“Housing for the 99%” was the call last May from a couple of private tenants, angry at spiraling rents and cuts to housing benefit and concerned that the resistance didn’t meet the scale of the attacks on people’s right to housing. In less than a year since, there has been an explosion in housing activism in London and further afield.
Where there were once just two private tenants’ groups in the capital, there are now eight and counting, with boroughs including Hackney, Islington, Lewisham, Southwark and Tower Hamlets all seeing new groups set up. Next month these groups are joining forces for a day of action highlighting the extortionate fees being charged by letting agents, and their role in pushing up rents.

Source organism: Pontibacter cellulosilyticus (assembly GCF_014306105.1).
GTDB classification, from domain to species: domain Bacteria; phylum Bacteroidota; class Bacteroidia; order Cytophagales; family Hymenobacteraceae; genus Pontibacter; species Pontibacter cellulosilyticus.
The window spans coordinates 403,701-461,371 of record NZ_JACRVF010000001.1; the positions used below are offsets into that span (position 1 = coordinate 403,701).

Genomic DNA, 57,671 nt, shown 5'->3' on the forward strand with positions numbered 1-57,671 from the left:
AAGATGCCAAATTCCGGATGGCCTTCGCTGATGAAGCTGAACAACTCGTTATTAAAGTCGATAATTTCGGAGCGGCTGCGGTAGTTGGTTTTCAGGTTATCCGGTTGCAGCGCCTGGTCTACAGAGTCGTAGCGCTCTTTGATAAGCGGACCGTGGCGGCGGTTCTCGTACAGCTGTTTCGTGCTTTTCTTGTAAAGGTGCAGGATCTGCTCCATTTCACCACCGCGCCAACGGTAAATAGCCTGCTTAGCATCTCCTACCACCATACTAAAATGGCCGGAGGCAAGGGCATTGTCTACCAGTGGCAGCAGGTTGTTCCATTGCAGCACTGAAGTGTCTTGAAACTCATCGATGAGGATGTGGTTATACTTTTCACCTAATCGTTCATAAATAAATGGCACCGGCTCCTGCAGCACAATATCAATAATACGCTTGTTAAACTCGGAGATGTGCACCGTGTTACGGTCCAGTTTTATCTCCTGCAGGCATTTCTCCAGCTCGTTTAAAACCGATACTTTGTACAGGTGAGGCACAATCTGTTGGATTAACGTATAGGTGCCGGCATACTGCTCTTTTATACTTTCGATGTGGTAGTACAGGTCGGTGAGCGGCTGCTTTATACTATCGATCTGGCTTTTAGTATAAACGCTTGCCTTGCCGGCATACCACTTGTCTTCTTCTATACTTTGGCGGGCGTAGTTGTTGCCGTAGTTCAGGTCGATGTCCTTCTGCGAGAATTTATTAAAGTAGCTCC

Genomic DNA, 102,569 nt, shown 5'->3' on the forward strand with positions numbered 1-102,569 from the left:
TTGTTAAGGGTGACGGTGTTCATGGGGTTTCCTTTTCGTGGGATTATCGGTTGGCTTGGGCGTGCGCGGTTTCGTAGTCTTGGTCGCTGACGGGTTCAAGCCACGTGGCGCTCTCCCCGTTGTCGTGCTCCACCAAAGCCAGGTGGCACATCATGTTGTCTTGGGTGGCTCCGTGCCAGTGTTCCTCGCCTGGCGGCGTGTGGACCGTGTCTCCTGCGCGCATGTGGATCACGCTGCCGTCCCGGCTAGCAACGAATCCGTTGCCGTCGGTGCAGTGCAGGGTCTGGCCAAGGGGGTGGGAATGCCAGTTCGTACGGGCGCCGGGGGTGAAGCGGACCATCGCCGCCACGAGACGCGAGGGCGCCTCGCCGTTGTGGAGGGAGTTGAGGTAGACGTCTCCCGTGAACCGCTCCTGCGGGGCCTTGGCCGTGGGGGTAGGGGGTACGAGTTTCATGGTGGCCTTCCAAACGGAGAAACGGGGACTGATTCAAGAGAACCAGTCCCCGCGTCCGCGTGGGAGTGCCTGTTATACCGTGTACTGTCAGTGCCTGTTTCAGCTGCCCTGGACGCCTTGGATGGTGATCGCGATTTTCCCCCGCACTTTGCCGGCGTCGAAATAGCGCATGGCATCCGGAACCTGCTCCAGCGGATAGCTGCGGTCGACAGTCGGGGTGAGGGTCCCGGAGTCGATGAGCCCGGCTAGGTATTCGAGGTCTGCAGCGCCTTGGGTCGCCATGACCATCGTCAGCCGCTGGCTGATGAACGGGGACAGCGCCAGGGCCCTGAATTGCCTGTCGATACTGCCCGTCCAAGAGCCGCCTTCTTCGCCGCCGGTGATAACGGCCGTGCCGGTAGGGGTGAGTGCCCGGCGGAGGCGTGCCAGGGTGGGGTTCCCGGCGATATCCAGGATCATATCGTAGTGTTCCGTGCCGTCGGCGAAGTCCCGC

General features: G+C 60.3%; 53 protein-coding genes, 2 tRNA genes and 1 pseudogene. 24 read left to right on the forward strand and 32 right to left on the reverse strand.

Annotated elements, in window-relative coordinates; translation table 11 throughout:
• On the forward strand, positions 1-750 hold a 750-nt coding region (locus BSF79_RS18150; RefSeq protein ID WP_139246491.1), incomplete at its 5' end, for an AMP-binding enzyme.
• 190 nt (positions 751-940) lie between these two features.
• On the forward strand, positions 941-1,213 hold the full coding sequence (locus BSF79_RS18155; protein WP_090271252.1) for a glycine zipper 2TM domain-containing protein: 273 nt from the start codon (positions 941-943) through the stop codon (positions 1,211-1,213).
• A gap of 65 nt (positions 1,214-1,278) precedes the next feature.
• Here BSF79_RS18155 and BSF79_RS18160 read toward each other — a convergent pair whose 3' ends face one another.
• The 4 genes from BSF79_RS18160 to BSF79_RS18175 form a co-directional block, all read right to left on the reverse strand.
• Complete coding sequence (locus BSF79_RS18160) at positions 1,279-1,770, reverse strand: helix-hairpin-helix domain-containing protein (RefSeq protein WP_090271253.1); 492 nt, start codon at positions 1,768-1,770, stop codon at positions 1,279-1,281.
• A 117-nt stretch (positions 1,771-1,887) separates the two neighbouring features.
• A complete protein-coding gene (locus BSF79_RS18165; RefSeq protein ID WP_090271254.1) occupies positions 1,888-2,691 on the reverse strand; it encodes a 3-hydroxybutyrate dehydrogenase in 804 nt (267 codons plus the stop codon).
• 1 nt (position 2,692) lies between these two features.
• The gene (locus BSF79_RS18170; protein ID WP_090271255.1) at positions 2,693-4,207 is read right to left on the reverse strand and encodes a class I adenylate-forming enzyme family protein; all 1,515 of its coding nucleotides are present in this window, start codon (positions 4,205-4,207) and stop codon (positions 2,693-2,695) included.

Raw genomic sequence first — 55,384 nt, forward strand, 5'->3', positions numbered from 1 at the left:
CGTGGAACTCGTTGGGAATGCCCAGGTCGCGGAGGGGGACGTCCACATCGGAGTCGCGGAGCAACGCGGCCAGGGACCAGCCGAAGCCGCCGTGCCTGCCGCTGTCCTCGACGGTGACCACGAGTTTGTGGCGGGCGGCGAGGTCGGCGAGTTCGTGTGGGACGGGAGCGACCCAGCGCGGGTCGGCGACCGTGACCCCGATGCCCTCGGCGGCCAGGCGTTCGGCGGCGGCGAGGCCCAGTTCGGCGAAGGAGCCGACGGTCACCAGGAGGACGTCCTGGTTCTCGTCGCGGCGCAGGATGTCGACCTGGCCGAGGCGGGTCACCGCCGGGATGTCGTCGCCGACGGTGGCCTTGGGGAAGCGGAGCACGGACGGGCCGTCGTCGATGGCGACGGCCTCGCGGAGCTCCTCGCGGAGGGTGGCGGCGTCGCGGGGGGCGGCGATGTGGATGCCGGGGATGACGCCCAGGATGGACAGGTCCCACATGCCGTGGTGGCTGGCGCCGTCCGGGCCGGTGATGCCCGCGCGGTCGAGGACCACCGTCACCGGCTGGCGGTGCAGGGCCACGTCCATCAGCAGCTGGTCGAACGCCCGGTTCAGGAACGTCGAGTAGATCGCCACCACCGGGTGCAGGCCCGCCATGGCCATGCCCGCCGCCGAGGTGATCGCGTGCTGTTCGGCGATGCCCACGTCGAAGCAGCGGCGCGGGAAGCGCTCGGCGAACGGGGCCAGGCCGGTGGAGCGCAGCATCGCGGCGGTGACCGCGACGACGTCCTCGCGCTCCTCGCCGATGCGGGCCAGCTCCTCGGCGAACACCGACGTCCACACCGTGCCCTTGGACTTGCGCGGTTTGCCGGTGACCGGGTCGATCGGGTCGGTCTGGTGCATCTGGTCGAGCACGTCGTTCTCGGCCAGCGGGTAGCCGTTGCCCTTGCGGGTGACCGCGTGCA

Meanwhile, social tenants have joined forces to resist the introduction of the bedroom tax from next month, with last weekend seeing around 50 protests across the country.
But there are also efforts to join up housing struggles and avoid divide and rule tactics with, for example, social tenants being pitted against private tenants, many of whom have been forced into private accommodation by a chronic shortage of social housing. The government is set on a race to the bottom, with social tenants being hit by increasing rents and attacks on secure tenancies reflective of the dire state of the private sector.
This coming week sees the launch of Housing Action Southwark and Lambeth (HASL) in south London, an attempt to replicate the successful model of London Coalition Against Poverty’s Hackney and Haringey housing action groups, which use a direct action casework approach to supporting members to solve each others’ housing problems – whatever their housing situation. The group’s first meeting is at 7.30pm on Wednesday 27 March at Kings Cafe, 120 Denmark Hill, Camberwell, SE5 8RX.
Based on recent trends, it will be the first of many more!